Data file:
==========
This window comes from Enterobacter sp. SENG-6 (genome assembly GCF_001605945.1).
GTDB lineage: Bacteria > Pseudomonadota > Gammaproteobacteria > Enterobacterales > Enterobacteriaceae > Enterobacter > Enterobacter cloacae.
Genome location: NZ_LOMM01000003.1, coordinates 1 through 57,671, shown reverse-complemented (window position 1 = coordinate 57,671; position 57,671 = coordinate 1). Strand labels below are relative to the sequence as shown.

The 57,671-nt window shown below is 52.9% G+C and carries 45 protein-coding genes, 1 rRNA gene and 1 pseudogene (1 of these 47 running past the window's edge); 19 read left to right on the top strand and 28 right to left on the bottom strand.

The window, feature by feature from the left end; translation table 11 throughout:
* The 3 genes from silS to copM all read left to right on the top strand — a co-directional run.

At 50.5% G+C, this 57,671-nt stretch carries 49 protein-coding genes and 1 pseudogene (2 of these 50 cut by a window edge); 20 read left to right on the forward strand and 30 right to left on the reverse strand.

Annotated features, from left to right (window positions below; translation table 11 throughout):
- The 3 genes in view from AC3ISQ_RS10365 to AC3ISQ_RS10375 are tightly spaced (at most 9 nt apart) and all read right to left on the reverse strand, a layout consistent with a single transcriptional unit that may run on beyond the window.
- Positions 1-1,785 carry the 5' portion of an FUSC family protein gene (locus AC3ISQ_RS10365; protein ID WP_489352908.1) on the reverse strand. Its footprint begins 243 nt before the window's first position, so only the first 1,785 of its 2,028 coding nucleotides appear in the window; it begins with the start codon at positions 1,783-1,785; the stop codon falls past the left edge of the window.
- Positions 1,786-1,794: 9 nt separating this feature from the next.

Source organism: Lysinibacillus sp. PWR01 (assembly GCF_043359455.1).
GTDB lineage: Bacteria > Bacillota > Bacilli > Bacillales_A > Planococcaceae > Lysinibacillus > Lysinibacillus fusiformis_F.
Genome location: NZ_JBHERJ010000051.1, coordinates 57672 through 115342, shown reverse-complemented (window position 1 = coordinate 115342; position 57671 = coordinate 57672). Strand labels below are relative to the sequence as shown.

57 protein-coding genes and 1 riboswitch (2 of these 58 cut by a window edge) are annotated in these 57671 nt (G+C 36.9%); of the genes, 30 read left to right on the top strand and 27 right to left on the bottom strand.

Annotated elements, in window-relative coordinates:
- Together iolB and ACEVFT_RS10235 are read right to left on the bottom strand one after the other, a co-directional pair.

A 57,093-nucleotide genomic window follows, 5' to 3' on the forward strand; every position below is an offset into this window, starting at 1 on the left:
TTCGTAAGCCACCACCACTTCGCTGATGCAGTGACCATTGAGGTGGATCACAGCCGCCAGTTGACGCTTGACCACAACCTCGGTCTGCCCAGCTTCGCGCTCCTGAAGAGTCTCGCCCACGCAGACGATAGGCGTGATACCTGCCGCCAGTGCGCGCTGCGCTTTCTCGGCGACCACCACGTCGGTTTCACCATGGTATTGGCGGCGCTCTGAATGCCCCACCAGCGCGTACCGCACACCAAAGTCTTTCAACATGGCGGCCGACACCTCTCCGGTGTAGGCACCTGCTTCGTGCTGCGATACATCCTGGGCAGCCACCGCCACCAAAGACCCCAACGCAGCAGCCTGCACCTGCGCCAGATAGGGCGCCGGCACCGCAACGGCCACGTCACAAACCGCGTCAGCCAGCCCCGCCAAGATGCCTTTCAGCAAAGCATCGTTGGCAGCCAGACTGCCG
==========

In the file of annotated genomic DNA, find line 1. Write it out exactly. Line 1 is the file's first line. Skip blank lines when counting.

This window comes from Enterobacter sp. SENG-6 (genome assembly GCF_001605945.1).